Workplace disputes and employer’s charter

The Government has announced the next steps in its review of employment laws. It has published a comprehensive consultation document on resolving workplace disputes and an Employer’s Charter.

The key proposals set out in the consultation documents are:

•Increasing the qualifying period for employees to be able to bring a claim for unfair dismissal from one to two years. The aim is to give businesses greater confidence to hire new staff and ultimately reduce the number of disputes that go to employment tribunal
•Requiring all claims to be lodged with Acas in the first instance to allow pre-claim conciliation to be offered. The aim is to encourage parties to resolve disputes between themselves as early as possible
•Extending the jurisdictions where employment judges would sit alone to include unfair dismissal claims and allowing legal officers to deal with certain case management functions. The aim is to ensure that employment tribunal resources are used more efficiently and allow cases to be listed and heard more quickly, saving time and cost; and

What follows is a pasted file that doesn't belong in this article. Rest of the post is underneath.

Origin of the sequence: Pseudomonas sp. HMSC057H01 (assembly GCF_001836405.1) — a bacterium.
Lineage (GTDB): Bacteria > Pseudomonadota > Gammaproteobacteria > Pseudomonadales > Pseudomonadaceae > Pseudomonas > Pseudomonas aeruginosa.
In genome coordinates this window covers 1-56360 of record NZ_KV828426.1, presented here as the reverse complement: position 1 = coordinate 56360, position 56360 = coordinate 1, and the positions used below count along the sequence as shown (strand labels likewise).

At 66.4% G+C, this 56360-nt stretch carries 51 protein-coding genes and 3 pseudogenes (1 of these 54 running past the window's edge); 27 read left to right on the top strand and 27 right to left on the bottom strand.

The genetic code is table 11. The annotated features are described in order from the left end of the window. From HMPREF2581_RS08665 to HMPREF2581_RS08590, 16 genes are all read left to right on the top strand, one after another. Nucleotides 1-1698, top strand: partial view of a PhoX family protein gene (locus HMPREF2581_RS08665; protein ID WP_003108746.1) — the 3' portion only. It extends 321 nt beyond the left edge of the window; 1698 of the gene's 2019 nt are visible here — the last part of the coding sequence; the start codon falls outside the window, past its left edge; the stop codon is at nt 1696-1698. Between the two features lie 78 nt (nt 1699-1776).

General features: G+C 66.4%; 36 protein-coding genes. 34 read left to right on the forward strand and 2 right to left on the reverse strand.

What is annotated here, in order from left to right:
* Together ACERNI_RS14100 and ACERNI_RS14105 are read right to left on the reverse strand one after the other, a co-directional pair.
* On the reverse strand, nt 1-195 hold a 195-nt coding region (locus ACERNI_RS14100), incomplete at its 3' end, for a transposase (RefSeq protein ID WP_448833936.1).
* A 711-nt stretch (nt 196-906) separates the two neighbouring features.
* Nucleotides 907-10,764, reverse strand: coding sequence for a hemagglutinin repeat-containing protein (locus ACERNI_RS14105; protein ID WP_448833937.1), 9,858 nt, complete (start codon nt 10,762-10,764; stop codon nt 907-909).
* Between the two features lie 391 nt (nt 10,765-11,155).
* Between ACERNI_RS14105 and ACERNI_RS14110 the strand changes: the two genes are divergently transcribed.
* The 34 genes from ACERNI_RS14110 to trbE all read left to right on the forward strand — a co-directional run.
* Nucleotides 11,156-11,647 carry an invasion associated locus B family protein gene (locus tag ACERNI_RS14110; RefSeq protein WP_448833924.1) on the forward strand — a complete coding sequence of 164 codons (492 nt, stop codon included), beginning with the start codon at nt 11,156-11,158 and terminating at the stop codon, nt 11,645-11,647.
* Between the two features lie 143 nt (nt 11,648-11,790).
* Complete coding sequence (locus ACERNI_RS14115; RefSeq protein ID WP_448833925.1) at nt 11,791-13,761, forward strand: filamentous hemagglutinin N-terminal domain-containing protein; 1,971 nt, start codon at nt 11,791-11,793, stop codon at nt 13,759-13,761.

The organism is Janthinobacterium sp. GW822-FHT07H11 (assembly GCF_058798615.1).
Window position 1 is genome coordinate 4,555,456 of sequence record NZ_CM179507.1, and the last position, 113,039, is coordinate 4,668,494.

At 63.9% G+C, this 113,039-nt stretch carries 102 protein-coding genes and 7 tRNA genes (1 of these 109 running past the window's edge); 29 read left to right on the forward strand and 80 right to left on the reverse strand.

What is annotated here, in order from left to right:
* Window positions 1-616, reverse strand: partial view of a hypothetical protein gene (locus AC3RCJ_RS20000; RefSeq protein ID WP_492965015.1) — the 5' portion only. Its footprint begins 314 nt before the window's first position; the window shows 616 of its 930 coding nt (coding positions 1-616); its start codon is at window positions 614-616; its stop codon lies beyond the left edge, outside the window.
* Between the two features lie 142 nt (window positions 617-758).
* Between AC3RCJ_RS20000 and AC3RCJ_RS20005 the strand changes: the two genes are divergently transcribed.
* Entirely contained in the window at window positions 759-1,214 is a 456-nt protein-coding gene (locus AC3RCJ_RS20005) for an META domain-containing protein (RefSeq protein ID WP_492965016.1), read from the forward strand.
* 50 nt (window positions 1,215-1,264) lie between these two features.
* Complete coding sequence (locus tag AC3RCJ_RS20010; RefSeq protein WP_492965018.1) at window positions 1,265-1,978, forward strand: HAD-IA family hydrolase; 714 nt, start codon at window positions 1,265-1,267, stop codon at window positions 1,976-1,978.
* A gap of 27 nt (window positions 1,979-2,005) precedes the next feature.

•Increasing employment tribunal powers so that they can tackle weak and vexatious claims more effectively.

The consultation document also confirms that the Government intends to require service users to contribute towards the cost of running employment tribunals by paying fees. It states that a fees mechanism will help to transfer some of the cost burden from general taxpayers to those who use the system. It states that a price mechanism could help incentivise earlier settlements and disincentivise unreasonable behaviour, such as pursuing weak or vexatious claims. The Government intends to consult on the details of these proposals in the Spring.

The Employer’s Charter is a two page document containing bullet points of actions employers are entitled to take to manage their employees as long as they act fairly and reasonably. The intention of the Charter is to raise awareness and, we assume, give confidence to employers that they can take action. The Charter is somewhat simplistic and does not purport to give advice on how the measures it implicitly commends can be carried out without the risk of legal challenge.

This article first appeared in Law-Now, CMS Cameron McKenna's free online information service, and has been reproduced with their permission. For more information about Law-Now, please go to www.law-now.com